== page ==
Later usage and renovationEdit

During the French period, the City of Brussels bought the palace to install a library, an art gallery and a cabinet of physics and natural history, constituting the Museum of the department of the Dyle,[5] one of the fifteen departmental museums created under Napoleon's initiative, within the framework of the decentralisation of the Louvre in Paris. Bought by the Belgian State from the City, these collections form the embryo of Belgian artistic and literary heritage which will gradually be concentrated around the current Place du Musée/Museumplein. In 1804, the royal chapel was entrusted by Napoleon to the Protestant community of Brussels and became Brussels Protestant Church. It has largely retained its original appearance.

Until 1878, the Brussels Salon, a periodic exhibition of work by living artists, took place in the former apartments of Charles Alexander of Lorraine. This situation was not ideal because the permanent collection had to be temporarily stored or covered during the exhibition. In addition, the exhibitors complained that all paintings were not lit equally well. Renovation works were carried out so that in 1830 a Great Gallery could open with a skylight. Nevertheless, low-hanging works were still difficult to see. In 1851, the exhibition was held in a temporary construction in the courtyard, before returning to its traditional location until 1881, when the first rooms of the new Museum of Fine Arts could be used. This museum remained the location for all subsequent editions.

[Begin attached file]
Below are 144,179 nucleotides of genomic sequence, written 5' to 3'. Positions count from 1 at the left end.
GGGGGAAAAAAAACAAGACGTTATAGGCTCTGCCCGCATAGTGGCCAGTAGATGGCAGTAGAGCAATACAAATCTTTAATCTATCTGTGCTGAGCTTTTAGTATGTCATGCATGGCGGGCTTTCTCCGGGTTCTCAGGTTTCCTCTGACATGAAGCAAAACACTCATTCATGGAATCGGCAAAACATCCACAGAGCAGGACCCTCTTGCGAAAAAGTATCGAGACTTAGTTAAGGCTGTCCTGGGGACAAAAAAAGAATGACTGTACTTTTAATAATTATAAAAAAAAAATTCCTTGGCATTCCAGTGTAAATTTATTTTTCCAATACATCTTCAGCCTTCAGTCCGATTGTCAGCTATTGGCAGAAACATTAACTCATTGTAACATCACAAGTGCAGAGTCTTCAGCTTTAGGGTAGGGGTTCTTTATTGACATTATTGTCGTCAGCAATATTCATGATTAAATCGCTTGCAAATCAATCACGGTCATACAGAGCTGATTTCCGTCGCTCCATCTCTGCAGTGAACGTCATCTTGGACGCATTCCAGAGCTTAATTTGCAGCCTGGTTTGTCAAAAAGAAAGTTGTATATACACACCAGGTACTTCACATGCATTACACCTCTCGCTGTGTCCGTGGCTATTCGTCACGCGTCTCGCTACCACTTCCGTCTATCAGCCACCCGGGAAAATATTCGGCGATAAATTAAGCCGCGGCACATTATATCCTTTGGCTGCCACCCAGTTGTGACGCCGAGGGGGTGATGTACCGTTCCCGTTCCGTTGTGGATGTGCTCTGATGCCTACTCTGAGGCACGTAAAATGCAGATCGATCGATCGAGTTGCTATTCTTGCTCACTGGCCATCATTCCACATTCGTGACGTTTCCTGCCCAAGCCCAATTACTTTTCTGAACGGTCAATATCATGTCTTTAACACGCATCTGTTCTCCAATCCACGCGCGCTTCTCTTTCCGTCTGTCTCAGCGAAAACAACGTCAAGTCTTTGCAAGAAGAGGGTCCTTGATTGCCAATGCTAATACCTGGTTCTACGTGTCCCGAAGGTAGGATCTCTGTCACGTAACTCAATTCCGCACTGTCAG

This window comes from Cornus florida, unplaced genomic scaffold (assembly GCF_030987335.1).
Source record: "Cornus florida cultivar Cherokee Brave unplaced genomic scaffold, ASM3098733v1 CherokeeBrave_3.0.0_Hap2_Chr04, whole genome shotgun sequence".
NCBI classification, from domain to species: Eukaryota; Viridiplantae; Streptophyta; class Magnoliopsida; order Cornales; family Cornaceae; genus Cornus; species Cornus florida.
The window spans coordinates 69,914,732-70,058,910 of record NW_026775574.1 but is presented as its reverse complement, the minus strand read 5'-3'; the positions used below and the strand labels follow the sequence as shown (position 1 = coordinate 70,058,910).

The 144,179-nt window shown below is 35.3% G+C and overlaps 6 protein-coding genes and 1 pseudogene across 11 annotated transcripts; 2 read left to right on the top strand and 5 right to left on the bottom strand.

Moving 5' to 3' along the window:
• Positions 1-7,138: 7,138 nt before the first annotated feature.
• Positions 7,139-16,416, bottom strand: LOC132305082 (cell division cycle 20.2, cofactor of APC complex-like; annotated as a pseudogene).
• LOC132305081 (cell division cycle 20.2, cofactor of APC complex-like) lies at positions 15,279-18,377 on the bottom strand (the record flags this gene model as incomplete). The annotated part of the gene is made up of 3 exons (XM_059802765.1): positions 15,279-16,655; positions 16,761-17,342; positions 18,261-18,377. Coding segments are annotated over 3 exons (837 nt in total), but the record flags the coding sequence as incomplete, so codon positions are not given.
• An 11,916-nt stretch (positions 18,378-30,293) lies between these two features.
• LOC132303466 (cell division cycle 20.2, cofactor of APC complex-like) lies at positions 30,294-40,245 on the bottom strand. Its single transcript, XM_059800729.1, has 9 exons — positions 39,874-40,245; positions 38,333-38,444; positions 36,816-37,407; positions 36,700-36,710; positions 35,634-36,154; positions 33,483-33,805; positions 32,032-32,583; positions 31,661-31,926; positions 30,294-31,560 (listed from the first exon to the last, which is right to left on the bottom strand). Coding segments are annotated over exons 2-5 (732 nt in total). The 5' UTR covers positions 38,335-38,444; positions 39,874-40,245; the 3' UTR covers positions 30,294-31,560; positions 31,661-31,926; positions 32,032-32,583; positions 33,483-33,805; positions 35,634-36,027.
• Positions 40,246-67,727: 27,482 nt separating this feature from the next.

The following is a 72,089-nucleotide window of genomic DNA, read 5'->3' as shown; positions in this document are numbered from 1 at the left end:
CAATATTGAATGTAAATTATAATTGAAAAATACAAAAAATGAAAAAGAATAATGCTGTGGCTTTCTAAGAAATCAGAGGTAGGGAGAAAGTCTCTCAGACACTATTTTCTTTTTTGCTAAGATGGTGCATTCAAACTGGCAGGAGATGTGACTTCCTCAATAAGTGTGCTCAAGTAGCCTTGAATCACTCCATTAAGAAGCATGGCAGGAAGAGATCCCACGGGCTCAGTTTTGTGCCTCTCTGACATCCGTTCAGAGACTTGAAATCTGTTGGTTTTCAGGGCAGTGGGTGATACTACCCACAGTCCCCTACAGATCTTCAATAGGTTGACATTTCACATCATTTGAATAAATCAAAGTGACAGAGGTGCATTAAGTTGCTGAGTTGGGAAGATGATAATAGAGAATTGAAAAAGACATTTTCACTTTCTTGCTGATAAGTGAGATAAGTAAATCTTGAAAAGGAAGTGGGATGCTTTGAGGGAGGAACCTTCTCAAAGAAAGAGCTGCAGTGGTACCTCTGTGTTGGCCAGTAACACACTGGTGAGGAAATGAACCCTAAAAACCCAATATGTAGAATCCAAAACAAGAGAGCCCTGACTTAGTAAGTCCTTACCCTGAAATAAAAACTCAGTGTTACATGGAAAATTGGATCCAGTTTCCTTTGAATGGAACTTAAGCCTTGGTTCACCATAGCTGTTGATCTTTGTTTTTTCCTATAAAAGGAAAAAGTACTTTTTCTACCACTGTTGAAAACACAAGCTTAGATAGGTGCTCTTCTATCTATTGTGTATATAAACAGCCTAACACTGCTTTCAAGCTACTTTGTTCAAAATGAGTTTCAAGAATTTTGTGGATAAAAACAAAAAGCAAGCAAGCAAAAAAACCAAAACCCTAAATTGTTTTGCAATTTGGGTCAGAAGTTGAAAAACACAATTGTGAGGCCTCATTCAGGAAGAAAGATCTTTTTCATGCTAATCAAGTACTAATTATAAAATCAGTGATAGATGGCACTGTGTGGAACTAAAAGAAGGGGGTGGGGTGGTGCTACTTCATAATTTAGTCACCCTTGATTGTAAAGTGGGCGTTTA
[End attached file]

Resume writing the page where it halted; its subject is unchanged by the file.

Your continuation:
Following Belgian Independence, the Royal Library of Belgium (KBR), founded in 1837, gradually took over the premises. It moved successively into the museum of painting and sculpture, then into the Palace of National Industry. The first was set up in the new museum on the Rue de la Régence and the second, which became the Museum of Industry,[5] joined the Cinquantenaire Museum. Even the new wing, built at the rear of the Museum of Fine Arts by the architect E. Willame in 1879, to enclose the courtyard, was taken over by the administration and the numismatics cabinet of the Royal Library. Only the contemporary art collections of the museum remain on site.

Contemporary (1960s–present)Edit

With the construction of the Mont des Arts/Kunstberg complex in the 1960s, it was decided to demolish more than three quarters of the palace. Since then, once through the gate, the visitor discovers a space amputated in its original momentum, despite its fine quality. If some admirable salons have been preserved behind the facades, it is however possible to associate the heavy interventions of the 1960s with a facade operation. These demolitions removed all traces of the old Palace of Nassau from which the new wing was born, so that today only the uprooted extension remains.

Since 22 November 2001, the palace has been listed as a protected monument by the Monuments and Sites Directorate of the Brussels-Capital Region.[1] It closed in 2017 for renovations, and reopened in 2019.[6] Today, it serves as a museum for 18th-century items. The exhibits originate from the collections of the Royal Museum of Art and History (RMAH) and the Royal Library of Belgium (KBR). The palace also hosts the Royal Library's temporary exhibitions.[7]